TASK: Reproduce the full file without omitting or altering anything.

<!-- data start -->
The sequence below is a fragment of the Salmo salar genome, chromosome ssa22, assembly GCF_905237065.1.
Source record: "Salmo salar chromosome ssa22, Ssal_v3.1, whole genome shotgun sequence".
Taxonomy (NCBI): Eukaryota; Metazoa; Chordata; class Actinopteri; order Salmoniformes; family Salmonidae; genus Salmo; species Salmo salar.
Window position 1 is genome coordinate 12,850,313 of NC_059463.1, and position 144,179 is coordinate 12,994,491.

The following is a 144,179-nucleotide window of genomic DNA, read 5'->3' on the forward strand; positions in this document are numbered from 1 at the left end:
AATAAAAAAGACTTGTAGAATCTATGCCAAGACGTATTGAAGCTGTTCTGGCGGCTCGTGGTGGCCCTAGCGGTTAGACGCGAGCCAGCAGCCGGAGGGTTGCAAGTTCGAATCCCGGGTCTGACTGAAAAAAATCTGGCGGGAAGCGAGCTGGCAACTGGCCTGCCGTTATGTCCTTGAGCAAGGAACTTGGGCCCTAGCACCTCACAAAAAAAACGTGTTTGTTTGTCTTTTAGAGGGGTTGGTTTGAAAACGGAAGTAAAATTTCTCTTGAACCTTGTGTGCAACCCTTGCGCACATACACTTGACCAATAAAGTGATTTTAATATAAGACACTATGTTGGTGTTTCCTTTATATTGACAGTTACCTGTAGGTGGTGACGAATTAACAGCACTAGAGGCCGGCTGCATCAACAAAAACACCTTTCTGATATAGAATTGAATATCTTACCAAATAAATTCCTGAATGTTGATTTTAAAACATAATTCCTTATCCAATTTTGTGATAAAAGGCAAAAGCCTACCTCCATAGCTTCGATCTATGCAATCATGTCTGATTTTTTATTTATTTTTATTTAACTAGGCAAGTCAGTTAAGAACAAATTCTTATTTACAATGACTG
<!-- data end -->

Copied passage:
The sequence below is a fragment of the Salmo salar genome, chromosome ssa22, assembly GCF_905237065.1.
Source record: "Salmo salar chromosome ssa22, Ssal_v3.1, whole genome shotgun sequence".
Taxonomy (NCBI): Eukaryota; Metazoa; Chordata; class Actinopteri; order Salmoniformes; family Salmonidae; genus Salmo; species Salmo salar.
Window position 1 is genome coordinate 12,850,313 of NC_059463.1, and position 144,179 is coordinate 12,994,491.

The following is a 144,179-nucleotide window of genomic DNA, read 5'->3' on the forward strand; positions in this document are numbered from 1 at the left end:
AATAAAAAAGACTTGTAGAATCTATGCCAAGACGTATTGAAGCTGTTCTGGCGGCTCGTGGTGGCCCTAGCGGTTAGACGCGAGCCAGCAGCCGGAGGGTTGCAAGTTCGAATCCCGGGTCTGACTGAAAAAAATCTGGCGGGAAGCGAGCTGGCAACTGGCCTGCCGTTATGTCCTTGAGCAAGGAACTTGGGCCCTAGCACCTCACAAAAAAAACGTGTTTGTTTGTCTTTTAGAGGGGTTGGTTTGAAAACGGAAGTAAAATTTCTCTTGAACCTTGTGTGCAACCCTTGCGCACATACACTTGACCAATAAAGTGATTTTAATATAAGACACTATGTTGGTGTTTCCTTTATATTGACAGTTACCTGTAGGTGGTGACGAATTAACAGCACTAGAGGCCGGCTGCATCAACAAAAACACCTTTCTGATATAGAATTGAATATCTTACCAAATAAATTCCTGAATGTTGATTTTAAAACATAATTCCTTATCCAATTTTGTGATAAAAGGCAAAAGCCTACCTCCATAGCTTCGATCTATGCAATCATGTCTGATTTTTTATTTATTTTTATTTAACTAGGCAAGTCAGTTAAGAACAAATTCTTATTTACAATGACTG